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Rheumatism - Case

hours, grains and salicin

RHEUMATISM - CASE YI.A woman, aged 25, seen March 2d, 1878, had rheumatic fever five years ago, was then laid up for two months. Present attack began five days ago with aching in the limbs.

March 2d: Face flushed and anxious, skin covered with acid per spiration, tongue furred, urine loaded with urates; right knee, both ankles, and wrists swollen and very painful; pulse 104, temperature 102.4. Heart normal. To have light diet, and thirty grains of salicin every hour till pain is relieved; then thirty grains every two hours.

3d: Took a powder every hour for five hours; after that felt easier, and took one every two hours while awake; has had in all thirteen powders, equal to 390 grains. Is now free from pain; the joints are stiff and slightly swollen, but not tender; pulse 80, temperature 99.8c ; skin covered with acid perspiration ; bowels moved ; heart sounds normal. To have a powder every two hours till a dozen are taken; and then one every four hours for a week, and to remain in bed for that time. The patient felt so well that she neglected these precautions ; got up on the 5th, and took only an occasional powder after that time. On the 8th the joint pains returned.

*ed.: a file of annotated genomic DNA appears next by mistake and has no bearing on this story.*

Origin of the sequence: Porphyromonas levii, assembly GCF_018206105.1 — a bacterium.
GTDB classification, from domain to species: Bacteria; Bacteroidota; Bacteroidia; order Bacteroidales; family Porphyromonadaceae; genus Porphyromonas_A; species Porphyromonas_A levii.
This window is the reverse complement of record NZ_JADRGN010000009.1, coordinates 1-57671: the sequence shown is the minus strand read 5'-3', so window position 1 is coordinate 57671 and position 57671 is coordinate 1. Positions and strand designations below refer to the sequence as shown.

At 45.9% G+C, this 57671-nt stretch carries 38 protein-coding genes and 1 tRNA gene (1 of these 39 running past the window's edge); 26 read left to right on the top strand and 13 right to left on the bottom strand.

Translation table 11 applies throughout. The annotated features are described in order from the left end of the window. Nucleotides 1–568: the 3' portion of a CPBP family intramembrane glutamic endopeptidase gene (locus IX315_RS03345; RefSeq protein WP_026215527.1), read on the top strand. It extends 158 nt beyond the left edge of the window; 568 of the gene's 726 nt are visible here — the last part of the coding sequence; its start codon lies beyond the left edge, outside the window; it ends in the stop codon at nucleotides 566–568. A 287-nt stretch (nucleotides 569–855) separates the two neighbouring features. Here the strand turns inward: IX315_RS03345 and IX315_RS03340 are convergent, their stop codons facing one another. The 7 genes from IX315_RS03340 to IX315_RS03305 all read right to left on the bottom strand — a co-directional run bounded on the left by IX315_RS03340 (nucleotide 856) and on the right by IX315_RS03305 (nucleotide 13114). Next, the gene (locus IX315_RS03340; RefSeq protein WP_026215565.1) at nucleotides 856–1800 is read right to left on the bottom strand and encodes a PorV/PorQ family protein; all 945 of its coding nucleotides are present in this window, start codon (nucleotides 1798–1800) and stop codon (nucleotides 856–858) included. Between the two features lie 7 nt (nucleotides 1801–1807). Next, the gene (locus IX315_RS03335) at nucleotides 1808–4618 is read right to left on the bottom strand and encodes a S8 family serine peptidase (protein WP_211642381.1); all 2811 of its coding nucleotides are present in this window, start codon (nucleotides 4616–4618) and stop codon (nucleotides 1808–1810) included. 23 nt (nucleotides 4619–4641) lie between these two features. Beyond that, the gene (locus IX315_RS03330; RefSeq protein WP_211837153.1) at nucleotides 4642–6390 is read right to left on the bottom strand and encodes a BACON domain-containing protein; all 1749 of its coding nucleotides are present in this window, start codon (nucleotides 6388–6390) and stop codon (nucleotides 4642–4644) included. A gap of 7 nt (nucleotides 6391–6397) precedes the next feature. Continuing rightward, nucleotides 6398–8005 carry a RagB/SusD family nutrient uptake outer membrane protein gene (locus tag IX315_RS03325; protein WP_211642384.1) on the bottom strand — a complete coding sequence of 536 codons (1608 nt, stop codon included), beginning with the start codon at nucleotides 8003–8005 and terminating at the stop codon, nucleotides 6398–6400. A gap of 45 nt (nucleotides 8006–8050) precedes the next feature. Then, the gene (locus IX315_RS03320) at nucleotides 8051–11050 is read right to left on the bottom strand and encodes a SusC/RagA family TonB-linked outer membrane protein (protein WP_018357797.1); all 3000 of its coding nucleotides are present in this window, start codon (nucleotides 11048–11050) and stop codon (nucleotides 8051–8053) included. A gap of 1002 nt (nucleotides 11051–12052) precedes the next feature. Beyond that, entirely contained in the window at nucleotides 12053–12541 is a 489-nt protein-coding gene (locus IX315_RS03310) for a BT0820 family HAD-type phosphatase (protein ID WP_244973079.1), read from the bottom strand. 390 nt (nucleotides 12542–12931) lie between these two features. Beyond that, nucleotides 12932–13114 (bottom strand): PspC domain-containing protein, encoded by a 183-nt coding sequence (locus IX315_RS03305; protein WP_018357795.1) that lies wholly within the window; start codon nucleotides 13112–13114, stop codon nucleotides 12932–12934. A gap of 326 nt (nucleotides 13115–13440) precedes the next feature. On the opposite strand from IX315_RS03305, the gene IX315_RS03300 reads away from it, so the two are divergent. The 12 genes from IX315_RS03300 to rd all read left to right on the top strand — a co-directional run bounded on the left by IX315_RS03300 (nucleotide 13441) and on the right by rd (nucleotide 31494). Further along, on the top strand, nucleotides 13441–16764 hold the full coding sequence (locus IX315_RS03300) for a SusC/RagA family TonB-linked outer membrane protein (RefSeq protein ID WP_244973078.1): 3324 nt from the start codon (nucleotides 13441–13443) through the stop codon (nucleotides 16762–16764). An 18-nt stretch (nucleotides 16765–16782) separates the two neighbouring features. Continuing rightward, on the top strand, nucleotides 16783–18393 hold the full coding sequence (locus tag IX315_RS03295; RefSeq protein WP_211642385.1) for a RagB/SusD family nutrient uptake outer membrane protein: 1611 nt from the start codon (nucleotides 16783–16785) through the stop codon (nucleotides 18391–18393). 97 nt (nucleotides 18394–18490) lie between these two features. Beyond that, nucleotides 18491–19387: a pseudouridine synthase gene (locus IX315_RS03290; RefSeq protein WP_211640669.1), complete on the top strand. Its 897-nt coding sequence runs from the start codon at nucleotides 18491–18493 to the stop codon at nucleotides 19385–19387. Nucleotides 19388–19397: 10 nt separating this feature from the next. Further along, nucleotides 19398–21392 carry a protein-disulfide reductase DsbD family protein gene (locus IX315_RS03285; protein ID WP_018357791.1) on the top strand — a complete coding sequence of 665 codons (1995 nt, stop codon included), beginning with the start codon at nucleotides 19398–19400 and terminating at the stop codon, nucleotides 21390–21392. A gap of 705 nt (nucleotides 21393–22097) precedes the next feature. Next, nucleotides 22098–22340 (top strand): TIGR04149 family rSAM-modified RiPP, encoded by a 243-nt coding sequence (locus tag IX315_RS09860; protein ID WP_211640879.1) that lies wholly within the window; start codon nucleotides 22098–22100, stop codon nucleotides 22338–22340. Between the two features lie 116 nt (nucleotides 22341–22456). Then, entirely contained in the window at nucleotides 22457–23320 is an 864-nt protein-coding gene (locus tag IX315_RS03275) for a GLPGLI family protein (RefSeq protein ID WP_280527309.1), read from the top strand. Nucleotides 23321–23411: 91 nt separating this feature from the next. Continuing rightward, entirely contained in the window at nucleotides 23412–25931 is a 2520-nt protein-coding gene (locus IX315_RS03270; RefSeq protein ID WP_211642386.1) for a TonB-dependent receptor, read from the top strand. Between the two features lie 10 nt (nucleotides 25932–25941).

9th : Knees, ankles, and wrists inflamed ; acid sweats ; pulse 100, temperature To have thirty grains of salicin every hour for six hours; and then every two hours.

10th : Ls free from pain ; pulse 76, temperature 98.5'. Has had 3G0 grains of salicin. To continue it every three hours for four days, and after that, four times a day for ten days. This time she did as directed, and remained well.

In this case there can be no doubt that the relapse was due to the too early omission of the salicin.

What happened was as follows : The salicin was taken, during the first attack, long enough and in sufficient quantity to allay the symptoms and nearly but not quite destroy the whole of the rheumatic poison. What remained was re produced, and gave rise to a renewal of the rheumatic symptoms. On the second seizure the drug was taken for a sufficient length of time, and in sufficient quantity to destroy the whole of the poison. Con valescence was therefore permanent.